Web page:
Mathis: Mitt Romney's '47 percent' comment shows contempt for voters

Are you married? Have a job? How about a kid or two? Did you get a tax refund last year because your status as a working parent made you eligible for an Earned Income Tax Credit? Congratulations: Mitt Romney thinks you’re a welfare-addicted bum.

See, when Romney talks about those 47 percent of Americans who don’t pay income taxes, he’s talking about you.

You may not think that’s true, because of course you pay plenty of taxes — there’s the payroll tax that comes out of your check every week, which goes to pay for Social Security. And of course, the world is a maze of taxes for you: Every time you fill up the gas tank or buy a birthday gift for the kid, the price is a little higher because of the extra few cents that go to state or local governments.


PHOTOS: Obama through the years | Romney through the years

MORE: Mitt Romney cartoons | Search local contributions | Latest election news


Surely Romney is talking about somebody else? Somebody who sits at home and waits for a government check he didn’t earn? Nope. He’s talking about you.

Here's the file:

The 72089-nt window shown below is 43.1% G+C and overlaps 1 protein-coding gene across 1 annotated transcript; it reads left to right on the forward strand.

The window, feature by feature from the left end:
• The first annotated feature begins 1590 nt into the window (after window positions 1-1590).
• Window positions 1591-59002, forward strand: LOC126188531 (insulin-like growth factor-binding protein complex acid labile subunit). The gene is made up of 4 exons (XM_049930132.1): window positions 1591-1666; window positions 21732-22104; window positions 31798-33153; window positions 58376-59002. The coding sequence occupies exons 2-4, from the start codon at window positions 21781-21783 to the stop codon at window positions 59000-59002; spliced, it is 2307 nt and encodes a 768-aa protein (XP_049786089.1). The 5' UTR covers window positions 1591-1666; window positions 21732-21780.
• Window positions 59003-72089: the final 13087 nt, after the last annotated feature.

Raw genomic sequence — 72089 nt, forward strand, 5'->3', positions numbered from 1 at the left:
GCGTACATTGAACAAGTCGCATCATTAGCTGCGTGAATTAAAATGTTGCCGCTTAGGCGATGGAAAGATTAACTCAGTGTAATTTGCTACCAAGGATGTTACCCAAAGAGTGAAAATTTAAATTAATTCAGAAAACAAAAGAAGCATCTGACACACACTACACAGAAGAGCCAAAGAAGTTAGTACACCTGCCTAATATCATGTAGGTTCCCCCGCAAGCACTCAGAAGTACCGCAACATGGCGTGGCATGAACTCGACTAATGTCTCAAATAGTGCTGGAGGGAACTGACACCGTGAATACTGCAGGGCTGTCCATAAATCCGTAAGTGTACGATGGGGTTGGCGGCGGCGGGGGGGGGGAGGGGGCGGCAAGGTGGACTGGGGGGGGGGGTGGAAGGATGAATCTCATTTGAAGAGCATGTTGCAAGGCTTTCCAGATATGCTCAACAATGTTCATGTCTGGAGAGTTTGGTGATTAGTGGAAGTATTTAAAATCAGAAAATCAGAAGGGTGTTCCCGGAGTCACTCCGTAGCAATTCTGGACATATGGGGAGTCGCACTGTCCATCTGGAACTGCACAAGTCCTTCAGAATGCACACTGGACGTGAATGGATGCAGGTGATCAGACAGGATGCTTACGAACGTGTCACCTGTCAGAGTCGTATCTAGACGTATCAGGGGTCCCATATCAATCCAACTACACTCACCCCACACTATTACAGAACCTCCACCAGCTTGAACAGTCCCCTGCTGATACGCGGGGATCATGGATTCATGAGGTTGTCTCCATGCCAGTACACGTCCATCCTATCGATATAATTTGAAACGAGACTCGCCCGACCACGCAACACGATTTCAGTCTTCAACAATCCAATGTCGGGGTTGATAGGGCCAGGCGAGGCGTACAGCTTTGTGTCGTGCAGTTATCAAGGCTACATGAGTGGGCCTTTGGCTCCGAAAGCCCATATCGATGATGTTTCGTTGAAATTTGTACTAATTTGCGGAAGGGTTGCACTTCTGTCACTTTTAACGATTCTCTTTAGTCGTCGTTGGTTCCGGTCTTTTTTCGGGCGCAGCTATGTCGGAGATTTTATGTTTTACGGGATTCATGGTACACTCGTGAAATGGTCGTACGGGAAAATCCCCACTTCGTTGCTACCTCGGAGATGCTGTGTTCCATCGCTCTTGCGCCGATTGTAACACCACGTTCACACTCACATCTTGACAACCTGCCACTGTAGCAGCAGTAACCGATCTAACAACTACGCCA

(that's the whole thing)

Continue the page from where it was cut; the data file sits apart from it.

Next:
See, to get to that 47 percent number, Romney has to include folks who actually work but didn’t officially pay income taxes because they didn’t earn enough, or because they qualified for the Earned Income Tax Credit.

Nearly two-thirds of Romney’s laggardly 47 percent paid payroll taxes.

And to state the obvious: You generally have to be on a payroll to pay the payroll taxes. You have to have a job.

Now: Romney obviously wasn’t taking you into account when he said that 47 percent is “dependent on government” and “entitled to health care, to food, to housing, to you-name-it.”

Which is the problem: Romney wasn’t taking you into account. He and the rest of the Republican Party have been so solicitous of so-called “job creators” that they’ve treated job doers rather shabbily. It’s something to think about when you vote in November.

Joel Mathis is a writer in Philadelphia.

advertisement | advertise on newsday

advertisement | advertise on newsday